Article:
Failures halt Phase III trials of infused Alzheimer's drug

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Failures halt Phase III trials of infused Alzheimer's drug
Failures halt Phase III trials of infused Alzheimer's drug
Pfizer, Johnson & Johnson, and Elan said all Phase III tests of Alzheimer's drug bapineuzumab are being halted after the drug failed to hit its goals for cognition and global function.

The Phase III tests involved the infusion form of the drug and were being conducted among patients with mild to severe forms of the neurological disease. The August announcement came 15 days after the companies said the drug also had failed to hit goals in another Phase III trial.

With bapineuzumab, along with Eli Lilly's own Alzheimer's candidate solanezumab, considered long shots by many, the immediate fallout of the news has been little more than a shrug. Sanford Bernstein analyst Tim Anderson wrote in a research note that he never even bothered to front-load Pfizer forecasts with the possibility that bapineuzumab could become viable.

The drug is not completely dead, however. Pfizer said its Phase II studies with ACC-001 (active immunization) and a Phase II neuroimaging study, called SUMMIT (bapineuzumab delivered subcutaneously), remain up and running.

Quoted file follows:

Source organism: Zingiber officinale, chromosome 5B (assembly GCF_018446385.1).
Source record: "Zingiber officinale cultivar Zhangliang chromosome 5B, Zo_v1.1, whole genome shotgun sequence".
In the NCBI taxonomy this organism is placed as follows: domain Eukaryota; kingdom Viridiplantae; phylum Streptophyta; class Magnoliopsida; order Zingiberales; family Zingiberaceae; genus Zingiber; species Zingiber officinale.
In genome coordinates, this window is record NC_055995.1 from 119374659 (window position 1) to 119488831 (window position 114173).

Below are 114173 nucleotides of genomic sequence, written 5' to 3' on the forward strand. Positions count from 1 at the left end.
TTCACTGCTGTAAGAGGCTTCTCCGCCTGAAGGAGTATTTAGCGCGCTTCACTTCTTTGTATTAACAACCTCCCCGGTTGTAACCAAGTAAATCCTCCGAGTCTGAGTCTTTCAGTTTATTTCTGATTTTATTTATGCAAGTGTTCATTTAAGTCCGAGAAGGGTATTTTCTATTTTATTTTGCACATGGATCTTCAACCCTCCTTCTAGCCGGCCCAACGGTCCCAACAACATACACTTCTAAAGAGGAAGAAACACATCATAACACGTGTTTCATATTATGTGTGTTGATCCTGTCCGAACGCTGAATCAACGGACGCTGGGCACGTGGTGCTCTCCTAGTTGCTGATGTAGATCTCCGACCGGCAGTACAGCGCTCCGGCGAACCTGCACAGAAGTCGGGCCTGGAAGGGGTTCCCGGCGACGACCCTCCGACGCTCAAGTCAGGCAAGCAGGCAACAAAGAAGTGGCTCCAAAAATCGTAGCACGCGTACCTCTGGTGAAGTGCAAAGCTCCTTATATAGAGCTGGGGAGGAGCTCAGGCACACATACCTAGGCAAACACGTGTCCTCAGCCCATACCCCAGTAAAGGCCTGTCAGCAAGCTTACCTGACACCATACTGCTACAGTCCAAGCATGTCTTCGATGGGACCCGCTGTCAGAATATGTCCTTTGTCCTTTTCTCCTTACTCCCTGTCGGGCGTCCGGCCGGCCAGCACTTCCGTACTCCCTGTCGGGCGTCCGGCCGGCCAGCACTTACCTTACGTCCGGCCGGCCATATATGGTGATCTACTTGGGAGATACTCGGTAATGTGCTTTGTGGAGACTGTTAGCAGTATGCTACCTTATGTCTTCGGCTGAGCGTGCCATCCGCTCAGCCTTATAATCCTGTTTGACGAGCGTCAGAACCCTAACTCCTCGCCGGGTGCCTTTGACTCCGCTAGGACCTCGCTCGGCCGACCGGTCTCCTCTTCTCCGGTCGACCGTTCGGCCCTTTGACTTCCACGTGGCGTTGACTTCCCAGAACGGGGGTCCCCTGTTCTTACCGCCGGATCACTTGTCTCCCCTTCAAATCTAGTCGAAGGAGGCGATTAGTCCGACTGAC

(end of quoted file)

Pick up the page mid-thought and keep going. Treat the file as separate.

Anderson speculated that Pfizer's Phase II commitment may signal interest in using the drug as a preventive treatment among patients who are symptom-free. Such a tack would put bapineuzumab into direct competition with an approach Genentech and AC Immune are pursuing to fight the disease, albeit via a different mechanism.

Genentech's approach targets tau proteins, unlike bapineuzumab, which targets beta amyloid protein, which are associated with brain plaques that are linked to the disease.

Moving forward, Lilly has yet to announce Phase III results on solanezumab. Leerink Swann's Seamus Fernandez wrote that he put the odds of a successful Phase III trial for solanezumab at less than 5%. He also wrote that bapineuzumab's failure only enhanced his low expectations for the drug becoming any sort of contender.
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